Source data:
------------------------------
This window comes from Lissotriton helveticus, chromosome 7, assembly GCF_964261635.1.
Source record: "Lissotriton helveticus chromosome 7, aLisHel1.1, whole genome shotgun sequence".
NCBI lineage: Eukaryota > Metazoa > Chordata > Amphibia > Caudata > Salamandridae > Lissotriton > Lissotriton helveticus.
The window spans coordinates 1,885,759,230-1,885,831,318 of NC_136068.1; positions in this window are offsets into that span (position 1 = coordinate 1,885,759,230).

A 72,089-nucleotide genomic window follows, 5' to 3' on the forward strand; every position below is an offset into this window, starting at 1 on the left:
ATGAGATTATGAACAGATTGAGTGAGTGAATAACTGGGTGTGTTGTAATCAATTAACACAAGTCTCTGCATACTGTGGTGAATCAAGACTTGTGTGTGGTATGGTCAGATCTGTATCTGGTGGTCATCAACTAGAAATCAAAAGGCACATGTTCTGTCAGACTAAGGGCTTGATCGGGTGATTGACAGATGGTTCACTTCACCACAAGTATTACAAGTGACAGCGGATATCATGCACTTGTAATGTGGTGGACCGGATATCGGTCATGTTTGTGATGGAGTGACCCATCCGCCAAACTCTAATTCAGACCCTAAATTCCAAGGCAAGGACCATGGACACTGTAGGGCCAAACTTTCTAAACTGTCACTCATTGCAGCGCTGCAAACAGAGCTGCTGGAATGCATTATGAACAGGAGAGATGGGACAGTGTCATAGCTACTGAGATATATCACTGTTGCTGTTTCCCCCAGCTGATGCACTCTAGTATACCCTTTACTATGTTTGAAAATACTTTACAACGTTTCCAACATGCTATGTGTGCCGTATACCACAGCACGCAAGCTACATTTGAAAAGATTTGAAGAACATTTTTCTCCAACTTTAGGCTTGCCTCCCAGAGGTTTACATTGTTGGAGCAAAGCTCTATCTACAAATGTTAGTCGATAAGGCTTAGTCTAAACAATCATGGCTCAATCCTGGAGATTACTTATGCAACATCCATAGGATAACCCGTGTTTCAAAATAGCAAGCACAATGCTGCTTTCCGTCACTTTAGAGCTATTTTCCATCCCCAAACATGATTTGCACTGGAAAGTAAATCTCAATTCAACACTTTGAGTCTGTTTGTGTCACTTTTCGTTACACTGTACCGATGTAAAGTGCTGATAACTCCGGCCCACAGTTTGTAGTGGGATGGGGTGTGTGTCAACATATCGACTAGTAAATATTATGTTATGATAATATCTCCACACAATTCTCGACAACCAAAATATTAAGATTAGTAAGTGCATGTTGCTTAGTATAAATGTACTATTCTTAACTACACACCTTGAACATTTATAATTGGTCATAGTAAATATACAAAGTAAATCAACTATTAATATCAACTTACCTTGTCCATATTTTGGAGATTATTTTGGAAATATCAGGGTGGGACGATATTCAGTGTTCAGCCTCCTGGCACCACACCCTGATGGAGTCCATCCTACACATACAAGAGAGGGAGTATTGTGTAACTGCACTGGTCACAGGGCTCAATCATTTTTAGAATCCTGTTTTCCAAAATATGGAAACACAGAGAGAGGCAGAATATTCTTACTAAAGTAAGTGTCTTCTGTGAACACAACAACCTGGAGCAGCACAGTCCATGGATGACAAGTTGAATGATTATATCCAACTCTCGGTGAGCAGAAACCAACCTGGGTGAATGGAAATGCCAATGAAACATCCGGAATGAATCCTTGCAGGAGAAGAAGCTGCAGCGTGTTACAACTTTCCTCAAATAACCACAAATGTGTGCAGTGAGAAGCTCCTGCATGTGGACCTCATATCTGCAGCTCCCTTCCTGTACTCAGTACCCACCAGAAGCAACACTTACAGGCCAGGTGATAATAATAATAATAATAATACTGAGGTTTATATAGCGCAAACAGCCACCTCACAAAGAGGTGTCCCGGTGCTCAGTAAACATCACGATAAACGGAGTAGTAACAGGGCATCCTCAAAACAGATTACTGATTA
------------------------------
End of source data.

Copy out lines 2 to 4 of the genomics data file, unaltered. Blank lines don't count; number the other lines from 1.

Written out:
Source record: "Lissotriton helveticus chromosome 7, aLisHel1.1, whole genome shotgun sequence".
NCBI lineage: Eukaryota > Metazoa > Chordata > Amphibia > Caudata > Salamandridae > Lissotriton > Lissotriton helveticus.
The window spans coordinates 1,885,759,230-1,885,831,318 of NC_136068.1; positions in this window are offsets into that span (position 1 = coordinate 1,885,759,230).